When decedent died in 2009, Lewis filed a petition to admit the 1992 will to probate. After letters testamentary were issued to Lewis, DiMaggio filed a petition to, among other things, admit decedent's October 2007 will to probate. Ultimately, Surrogate's Court (Buckley, S.) revoked the letters testamentary issued to Lewis and granted DiMaggio's petition, finding that, at the time the October 2007 will was executed, decedent was "in all respects competent to make a will and not under restraint." Plaintiffs then commenced this action in 2012 alleging that, prior to her death, decedent was "vulnerable to overreaching" and that defendants had seized upon this vulnerability and wrongfully diverted assets that would have been a part of decedent's estate by the use of fraud and undue influence. Plaintiffs also alleged a separate claim against DiMaggio for breach of her fiduciary duty as executor for failing to take action to recover such assets.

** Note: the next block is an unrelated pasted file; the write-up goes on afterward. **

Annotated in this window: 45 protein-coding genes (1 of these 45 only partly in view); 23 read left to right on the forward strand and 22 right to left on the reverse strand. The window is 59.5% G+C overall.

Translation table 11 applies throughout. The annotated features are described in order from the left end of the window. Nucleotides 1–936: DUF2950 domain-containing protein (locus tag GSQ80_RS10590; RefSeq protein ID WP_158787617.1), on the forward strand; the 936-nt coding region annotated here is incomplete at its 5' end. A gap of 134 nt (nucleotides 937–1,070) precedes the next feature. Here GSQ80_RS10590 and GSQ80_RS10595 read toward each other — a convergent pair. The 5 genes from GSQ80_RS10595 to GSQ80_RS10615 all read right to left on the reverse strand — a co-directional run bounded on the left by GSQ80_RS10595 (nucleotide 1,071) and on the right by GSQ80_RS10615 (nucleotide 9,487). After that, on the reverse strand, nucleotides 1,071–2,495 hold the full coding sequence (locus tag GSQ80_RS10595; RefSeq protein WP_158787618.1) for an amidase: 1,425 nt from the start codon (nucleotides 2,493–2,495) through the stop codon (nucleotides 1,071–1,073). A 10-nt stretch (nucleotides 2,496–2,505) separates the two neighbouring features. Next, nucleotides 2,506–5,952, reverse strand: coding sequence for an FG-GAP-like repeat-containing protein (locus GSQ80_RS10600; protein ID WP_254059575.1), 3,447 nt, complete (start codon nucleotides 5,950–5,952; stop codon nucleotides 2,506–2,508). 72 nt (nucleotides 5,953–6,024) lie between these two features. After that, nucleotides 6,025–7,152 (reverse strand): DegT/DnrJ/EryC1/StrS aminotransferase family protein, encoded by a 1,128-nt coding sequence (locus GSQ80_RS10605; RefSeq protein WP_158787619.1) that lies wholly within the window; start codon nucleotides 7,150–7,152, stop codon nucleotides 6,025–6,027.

Prior to joinder of issue, defendants each moved to dismiss the amended complaint. Supreme Court denied defendants' motions and, on appeal, this Court affirmed (115 A.D.3d 1042, 1044-1045 [2014]). After defendants answered and extensive discovery was had, they each moved for summary judgment. DiMaggio, in her motion, also sought costs and sanctions against plaintiffs. Plaintiffs then cross-moved for partial summary judgment, requesting that Supreme Court deem as admitted the facts set forth in their notice to admit. DiMaggio thereafter moved to, among other things, hold plaintiffs in contempt for failing to file a note of issue and compel plaintiffs to produce certain audio recordings they had made of decedent. Ultimately, Supreme Court granted defendants' motions for summary judgment, denied plaintiffs' cross motion and that part of DiMaggio's motion that sought costs and sanctions, and dismissed the amended complaint. Additionally, the court determined that DiMaggio's other motions were moot. Plaintiffs now appeal and DiMaggio cross-appeals.